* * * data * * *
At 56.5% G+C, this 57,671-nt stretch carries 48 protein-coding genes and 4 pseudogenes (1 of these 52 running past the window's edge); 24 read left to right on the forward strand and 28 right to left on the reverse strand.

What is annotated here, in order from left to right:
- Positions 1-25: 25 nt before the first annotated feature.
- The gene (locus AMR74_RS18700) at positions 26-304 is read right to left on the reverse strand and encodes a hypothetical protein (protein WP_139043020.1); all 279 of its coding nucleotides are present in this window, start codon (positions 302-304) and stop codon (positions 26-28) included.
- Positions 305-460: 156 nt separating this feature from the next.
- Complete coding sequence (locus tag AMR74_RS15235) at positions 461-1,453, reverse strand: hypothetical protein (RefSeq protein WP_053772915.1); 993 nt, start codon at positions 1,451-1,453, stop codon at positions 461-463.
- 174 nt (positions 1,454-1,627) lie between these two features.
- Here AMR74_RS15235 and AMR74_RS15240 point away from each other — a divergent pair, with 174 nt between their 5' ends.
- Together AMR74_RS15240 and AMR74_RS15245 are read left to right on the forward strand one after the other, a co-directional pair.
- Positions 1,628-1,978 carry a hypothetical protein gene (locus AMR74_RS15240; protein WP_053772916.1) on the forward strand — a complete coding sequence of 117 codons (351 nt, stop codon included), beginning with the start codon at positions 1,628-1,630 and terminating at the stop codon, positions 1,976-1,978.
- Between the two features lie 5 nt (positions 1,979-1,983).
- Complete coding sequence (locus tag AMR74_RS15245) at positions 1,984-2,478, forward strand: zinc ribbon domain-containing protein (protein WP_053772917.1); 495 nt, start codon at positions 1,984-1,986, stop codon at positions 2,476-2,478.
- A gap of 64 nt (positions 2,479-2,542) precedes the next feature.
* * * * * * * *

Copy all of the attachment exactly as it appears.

At 56.5% G+C, this 57,671-nt stretch carries 48 protein-coding genes and 4 pseudogenes (1 of these 52 running past the window's edge); 24 read left to right on the forward strand and 28 right to left on the reverse strand.

What is annotated here, in order from left to right:
- Positions 1-25: 25 nt before the first annotated feature.
- The gene (locus AMR74_RS18700) at positions 26-304 is read right to left on the reverse strand and encodes a hypothetical protein (protein WP_139043020.1); all 279 of its coding nucleotides are present in this window, start codon (positions 302-304) and stop codon (positions 26-28) included.
- Positions 305-460: 156 nt separating this feature from the next.
- Complete coding sequence (locus tag AMR74_RS15235) at positions 461-1,453, reverse strand: hypothetical protein (RefSeq protein WP_053772915.1); 993 nt, start codon at positions 1,451-1,453, stop codon at positions 461-463.
- 174 nt (positions 1,454-1,627) lie between these two features.
- Here AMR74_RS15235 and AMR74_RS15240 point away from each other — a divergent pair, with 174 nt between their 5' ends.
- Together AMR74_RS15240 and AMR74_RS15245 are read left to right on the forward strand one after the other, a co-directional pair.
- Positions 1,628-1,978 carry a hypothetical protein gene (locus AMR74_RS15240; protein WP_053772916.1) on the forward strand — a complete coding sequence of 117 codons (351 nt, stop codon included), beginning with the start codon at positions 1,628-1,630 and terminating at the stop codon, positions 1,976-1,978.
- Between the two features lie 5 nt (positions 1,979-1,983).
- Complete coding sequence (locus tag AMR74_RS15245) at positions 1,984-2,478, forward strand: zinc ribbon domain-containing protein (protein WP_053772917.1); 495 nt, start codon at positions 1,984-1,986, stop codon at positions 2,476-2,478.
- A gap of 64 nt (positions 2,479-2,542) precedes the next feature.